The world of the play ‘spins off its axis and crashes into ours’: Nabilah Said writes to her penpal about Matthew Xia’s production of Athol Fugard’s anti-apartheid play.
Not that innocent: Emily Davis reviews The Famous Lauren Barri Holstein’s piece devised with young people, exploring ‘the risky parameter between appropriate and explicit’.
‘Constructed in layers before our eyes’: Andrew Edwards reviews imitating the dog’s ambitious, cinematic re-working of Joseph Conrad’s novel.
“THIS pie was SO perfect!” – Alice Saville responds to the hit musical, using real TripAdvisor reviews of American diners.
The sum of its parts: Ben Kulvichit reviews Headlong’s touring production, starring Tom Mothersdale on fine villainous form.
‘Grainy portraits’: Brendan MacDonald reviews Tom Ratcliffe’s new play, which explores the ‘struggle to find long-lasting love’ as a gay man.
Simon Gwynn reviews Janet Suzman’s claustrophobic revival of Athol Fugard’s 1978 play, which explores ‘the personal toll of political events’.
‘What kind of nation have we created?’: Amy Borsuk reviews Adjoa Andoh and Lynette Linton’s ‘landmark’ production of Shakespeare’s history play.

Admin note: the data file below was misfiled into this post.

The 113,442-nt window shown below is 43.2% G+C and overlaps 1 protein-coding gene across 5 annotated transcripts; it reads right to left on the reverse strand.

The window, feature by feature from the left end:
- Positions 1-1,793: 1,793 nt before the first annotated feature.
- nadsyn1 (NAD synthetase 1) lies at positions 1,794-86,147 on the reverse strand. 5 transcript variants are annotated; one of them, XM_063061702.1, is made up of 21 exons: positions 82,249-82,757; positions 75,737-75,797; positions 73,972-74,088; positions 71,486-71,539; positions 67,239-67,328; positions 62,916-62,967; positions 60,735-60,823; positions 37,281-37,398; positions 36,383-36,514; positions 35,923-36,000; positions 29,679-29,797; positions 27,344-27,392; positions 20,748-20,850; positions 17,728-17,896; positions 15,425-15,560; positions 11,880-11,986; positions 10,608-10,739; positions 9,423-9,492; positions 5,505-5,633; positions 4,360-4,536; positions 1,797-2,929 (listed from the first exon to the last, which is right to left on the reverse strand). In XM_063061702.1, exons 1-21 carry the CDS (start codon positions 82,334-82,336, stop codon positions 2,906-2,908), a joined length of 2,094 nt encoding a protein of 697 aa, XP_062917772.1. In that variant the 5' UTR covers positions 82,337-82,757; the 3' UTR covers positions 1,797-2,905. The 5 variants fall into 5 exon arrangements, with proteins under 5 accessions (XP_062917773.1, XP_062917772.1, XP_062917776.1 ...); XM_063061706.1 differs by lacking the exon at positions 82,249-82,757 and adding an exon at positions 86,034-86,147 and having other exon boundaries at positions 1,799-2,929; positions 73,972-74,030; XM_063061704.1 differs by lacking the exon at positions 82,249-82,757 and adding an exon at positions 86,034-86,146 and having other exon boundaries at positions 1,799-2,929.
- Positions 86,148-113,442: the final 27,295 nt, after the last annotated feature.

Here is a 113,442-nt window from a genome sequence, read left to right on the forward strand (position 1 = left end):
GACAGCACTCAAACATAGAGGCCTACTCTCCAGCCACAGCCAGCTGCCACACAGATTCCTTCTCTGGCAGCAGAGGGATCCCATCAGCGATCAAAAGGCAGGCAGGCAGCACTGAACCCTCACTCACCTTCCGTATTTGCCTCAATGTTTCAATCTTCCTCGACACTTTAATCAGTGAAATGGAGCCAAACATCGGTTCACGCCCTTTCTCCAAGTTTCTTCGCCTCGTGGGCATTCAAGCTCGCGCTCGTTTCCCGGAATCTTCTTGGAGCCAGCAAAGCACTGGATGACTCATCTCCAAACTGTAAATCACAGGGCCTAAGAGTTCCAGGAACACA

Incredibly close: Frey Kwa Hawking writes on Anthony Simpson-Pike and Nina Segal’s ‘irreverent and feral’ adaptation of Wolfram Lotz’s radio play about colonialism.
Polar opposites: Hailey Bachrach writes on Tatty Hennessy’s narrative of arctic exploration, and the weight of female role models.
A muted experiment: Arjun Sajip writes on Nicholas Hytner’s staging of a bestselling thriller.
Funny as hell: Nabilah Said writes on Clean Break’s hilarious, but painful exploration of how women are prison are depicted.
‘Rich people acting out their little dramas’: Frey Kwa Hawking writes on Sleepwalk Collective’s final show in their Kardashian trilogy, a deconstructed, live-art opera.
‘A plethora of pleasurable acts, presented with nuance, gender-theory and heart’: Hannah Greenstreet writes on Pecs Drag Kings’ show exploring the seepage of gender binaries.
Mining the past: Tracey Sinclair writes on the nuanced portrayal of a ‘fragile ecosystem’ of men in Beth Steel’s mining drama.